Ugo Gianazza

Introduction to the Theory of Distributions and Applications

  • 27 Apr. 2017
  • Self-Paced
  • English
  • Engineering

About this course

Although rigorous in the discussion of the different topics, the course will mainly focus on the applicable side of the results it will present, with a special care for problems from Physics and Engineering. Therefore, there will not be an emphasis on proofs (with all the possible technical complications), but rather on how the different notions are related to one another, and how they can be successfully employed to tackle some interesting issues coming from other branches of science.

Who is this course for?

This is basically a course at the Master Level. Even though the hardest mathematical aspects of the theory will not be dealt with here (for example, for anyone even barely familiar with them, there will be no mention of topologival vector spaces), nevertheless a certain level of mathematical knowledge is a fudamental prerequisite, which cannot be done away with.

What do I need to know?

A person interested in this course can take it successfully, provided he/she has already basic proficiency (for example at a bachelor degree level) in Linear Algebra, One-variable Calculus, Multivariable Calculus, Metric and Normed Spaces and their introductory feature.

What will I learn?

The aim of the course is to make the interested student knowledgeable in the basic notions of the Theory of Distributions and its use in concrete applications. Typically, a person working in the field of Electronic Engineering, will be able to apply the tools learned in the course, to address problems coming from Signal Theory. The final chapter of the course can also be seen as an introduction to Partial Differential Equations, paving therefore the way to further mathematical studies for interested people. Finally, the Theory of Distributions is a beautiful piece of Mathematics, and the course is surely a good opportunity also for all those persons who are simply interested in broadening their mathematical knowledge, without an immediate practical aim.

Course Structure

As clearly explained above, the course is quite technical, and a satisfactory description of the contents of each unit would be too long. It suffices to say that what we are trying to convey is more or less the following:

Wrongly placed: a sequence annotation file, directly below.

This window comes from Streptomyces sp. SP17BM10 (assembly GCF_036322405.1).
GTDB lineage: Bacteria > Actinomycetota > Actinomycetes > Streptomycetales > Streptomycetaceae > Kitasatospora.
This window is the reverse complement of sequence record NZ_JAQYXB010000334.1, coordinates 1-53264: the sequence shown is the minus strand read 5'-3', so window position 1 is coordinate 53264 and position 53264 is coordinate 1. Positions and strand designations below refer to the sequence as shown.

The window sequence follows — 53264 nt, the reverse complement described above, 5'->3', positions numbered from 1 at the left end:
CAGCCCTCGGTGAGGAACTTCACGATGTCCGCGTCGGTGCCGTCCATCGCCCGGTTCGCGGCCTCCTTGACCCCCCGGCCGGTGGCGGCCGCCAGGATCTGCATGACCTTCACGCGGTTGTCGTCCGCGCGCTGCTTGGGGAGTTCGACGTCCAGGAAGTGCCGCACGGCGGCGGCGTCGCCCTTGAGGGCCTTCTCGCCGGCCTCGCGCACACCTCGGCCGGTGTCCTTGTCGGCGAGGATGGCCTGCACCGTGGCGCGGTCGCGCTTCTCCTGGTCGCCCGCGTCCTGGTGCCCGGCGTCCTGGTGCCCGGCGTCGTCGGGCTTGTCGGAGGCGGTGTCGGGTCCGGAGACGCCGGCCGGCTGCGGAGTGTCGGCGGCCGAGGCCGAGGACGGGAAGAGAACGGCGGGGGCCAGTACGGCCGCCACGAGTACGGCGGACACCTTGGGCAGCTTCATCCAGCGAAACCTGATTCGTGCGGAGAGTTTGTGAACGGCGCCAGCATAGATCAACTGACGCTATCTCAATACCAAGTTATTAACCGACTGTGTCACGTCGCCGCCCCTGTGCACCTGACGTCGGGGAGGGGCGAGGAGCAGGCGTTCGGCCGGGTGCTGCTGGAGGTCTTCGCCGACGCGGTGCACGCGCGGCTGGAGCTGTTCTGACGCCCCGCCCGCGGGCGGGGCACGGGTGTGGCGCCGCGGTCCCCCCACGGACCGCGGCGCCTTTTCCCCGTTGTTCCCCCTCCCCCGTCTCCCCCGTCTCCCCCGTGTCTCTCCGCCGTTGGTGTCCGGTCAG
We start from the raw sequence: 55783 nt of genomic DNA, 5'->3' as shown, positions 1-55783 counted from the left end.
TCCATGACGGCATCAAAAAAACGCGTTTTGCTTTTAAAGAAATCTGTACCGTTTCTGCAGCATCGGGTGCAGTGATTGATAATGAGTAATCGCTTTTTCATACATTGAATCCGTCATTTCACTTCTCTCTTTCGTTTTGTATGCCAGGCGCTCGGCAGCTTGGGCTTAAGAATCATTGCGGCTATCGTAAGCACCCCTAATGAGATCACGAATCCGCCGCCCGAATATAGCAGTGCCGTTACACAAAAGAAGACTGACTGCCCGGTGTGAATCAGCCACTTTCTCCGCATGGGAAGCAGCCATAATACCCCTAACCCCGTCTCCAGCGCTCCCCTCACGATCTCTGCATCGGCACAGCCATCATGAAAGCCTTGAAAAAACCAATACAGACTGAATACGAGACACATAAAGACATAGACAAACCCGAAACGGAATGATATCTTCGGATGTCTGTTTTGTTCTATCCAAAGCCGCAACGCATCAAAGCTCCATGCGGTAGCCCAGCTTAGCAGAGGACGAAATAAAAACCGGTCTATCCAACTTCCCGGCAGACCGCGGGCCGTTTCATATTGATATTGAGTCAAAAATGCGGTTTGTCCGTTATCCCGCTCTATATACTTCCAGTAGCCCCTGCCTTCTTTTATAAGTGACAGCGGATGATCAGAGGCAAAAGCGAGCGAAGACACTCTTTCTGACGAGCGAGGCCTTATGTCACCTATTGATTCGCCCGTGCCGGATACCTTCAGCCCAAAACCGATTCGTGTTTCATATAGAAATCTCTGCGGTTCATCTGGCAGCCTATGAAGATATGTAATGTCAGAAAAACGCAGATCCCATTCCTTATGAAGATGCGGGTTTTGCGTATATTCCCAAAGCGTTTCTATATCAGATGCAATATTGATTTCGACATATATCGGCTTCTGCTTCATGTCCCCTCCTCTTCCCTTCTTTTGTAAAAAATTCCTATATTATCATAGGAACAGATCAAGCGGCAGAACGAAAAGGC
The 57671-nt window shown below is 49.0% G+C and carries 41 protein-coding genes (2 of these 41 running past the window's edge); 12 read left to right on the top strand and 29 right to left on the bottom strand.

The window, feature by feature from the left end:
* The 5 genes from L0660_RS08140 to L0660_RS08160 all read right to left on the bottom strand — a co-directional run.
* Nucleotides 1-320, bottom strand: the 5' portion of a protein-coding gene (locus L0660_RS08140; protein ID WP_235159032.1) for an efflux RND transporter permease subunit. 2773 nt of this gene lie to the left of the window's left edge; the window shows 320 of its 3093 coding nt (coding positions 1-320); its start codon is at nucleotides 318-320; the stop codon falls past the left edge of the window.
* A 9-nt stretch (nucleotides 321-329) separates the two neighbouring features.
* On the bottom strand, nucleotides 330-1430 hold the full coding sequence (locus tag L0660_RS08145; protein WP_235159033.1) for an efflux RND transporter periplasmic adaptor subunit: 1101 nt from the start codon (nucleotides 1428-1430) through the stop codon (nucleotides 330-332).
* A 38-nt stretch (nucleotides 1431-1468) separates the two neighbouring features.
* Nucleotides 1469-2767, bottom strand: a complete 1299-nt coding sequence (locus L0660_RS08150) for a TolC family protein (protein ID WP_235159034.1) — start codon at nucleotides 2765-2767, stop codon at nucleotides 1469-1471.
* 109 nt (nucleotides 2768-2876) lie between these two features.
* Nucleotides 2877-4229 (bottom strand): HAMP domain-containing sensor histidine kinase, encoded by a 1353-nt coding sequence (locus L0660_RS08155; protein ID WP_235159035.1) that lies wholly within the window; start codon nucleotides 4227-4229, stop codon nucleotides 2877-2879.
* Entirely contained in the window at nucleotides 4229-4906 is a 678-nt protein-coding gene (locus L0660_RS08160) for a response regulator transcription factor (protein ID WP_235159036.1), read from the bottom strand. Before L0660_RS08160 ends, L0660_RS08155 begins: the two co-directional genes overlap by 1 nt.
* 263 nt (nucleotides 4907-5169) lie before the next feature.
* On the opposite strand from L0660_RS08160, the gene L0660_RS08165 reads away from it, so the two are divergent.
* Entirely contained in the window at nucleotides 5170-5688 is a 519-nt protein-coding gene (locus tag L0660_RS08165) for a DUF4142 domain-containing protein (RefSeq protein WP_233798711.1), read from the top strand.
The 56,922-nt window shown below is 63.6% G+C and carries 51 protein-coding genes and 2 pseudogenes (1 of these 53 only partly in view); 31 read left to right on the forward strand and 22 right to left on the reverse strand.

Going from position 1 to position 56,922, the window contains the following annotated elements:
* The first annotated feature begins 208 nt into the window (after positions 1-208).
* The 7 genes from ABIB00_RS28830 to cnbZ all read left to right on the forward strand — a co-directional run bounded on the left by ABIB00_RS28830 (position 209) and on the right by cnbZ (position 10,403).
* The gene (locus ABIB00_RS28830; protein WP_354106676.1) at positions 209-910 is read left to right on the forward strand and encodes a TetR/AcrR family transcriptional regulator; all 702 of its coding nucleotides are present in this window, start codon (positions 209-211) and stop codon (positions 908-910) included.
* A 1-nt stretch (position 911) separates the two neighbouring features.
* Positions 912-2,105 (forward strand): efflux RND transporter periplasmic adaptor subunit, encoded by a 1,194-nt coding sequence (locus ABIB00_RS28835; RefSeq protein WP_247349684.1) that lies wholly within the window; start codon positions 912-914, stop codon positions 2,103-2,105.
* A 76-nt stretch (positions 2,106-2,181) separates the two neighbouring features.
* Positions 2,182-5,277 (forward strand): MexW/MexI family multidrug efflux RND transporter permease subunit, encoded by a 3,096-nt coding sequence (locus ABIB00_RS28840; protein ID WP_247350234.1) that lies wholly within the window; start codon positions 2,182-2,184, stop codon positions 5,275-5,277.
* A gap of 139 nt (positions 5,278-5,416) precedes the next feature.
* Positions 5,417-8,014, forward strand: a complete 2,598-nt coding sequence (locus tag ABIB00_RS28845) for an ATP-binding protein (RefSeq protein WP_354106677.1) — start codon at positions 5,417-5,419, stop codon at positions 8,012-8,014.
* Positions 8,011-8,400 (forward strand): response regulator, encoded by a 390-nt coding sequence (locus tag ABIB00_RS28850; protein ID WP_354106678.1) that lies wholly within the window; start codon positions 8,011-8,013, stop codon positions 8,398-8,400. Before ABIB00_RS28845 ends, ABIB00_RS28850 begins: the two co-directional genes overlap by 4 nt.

First chapter: what is all about Second chapter: classical operations can be defined for distributions too, but they require an extra and unexpected care. Third chapter: this is a detour, namely a crash course on "classical Fourier transform", which acts ans an introduction to the next chapter. Fourth chapter: we give a look at the notion of Fourier transform in the context of distributions. Fifth chapter: this is something that is quite interesting and important, mainly (but not exclusively) for people interested in Signal Theory. Sixth chapter: few (very few!) words about the wonderful world of Partial Differential Equations, and how they can be dealt with using distributions.

Here are more technical details about the contents of all the different chapters.

First Chapter: A primer about distributions

Unit 1 - Introduction; Definition of the space D(Ω); Definition of distributions Unit 2 - The L^1_{loc} space and the notion of convergence Unit 3 - Derivatives in the sense of distributions; Convergence in the sense of distributions Unit 4 - Completeness of the space of distributions; Simple examples of distributions

Second Chapter: Main operations with distributions

Unit 1 - Multiplication of a distribution by a C^∞ function; Leibniz’s Formula for the product Unit 2 - Composition; Restriction; Tensor Product Unit 3 - The Fundamental Theorem of Calculus in the context of distributions Unit 4 - Support of a distribution; Compactly supported distributions; Extension from D to C^∞ Unit 5 - Division in the sense of distributions

Third Chapter: Fourier Transforms for functions in L^1 and L^2

Unit 1 - The Fourier Transform in L^1 Unit 2 - Inversion of the Fourier Transform in L^1 Unit 3 - The Fourier Transform in L^2 Unit 4 - Inversion of the Fourier Transform in L^2; Unitary operators

Fourth Chapter: Tempered distributions

Unit 1 - Introduction to the space of tempered distributions Unit 2 - The Fourier Transform for tempered distributions Unit 3 - Simple applications of the Fourier Transform for tempered distributions

Fifth Chapter: Convolution

Unit 1 - Convolution between a D function and a D’ distribution Unit 2 - Further examples of convolution between a function and a distribution; Convolution between two proper distributions Unit 3 - The Theorem of Convolution for the Fourier Transform of tempered distributions Unit 4 - The Paley-Wiener Theorem Unit 5 - Simple applications of the Paley-Wiener Theorem

Sixth Chapter: Applications to Linear Partial Differential Equations

Unit 1 - The fundamental solution of the Laplace equation; An application Unit 2 - The fundamental solution of the heat equation; An application Unit 3 - The fundamental solution of the wave equation; An application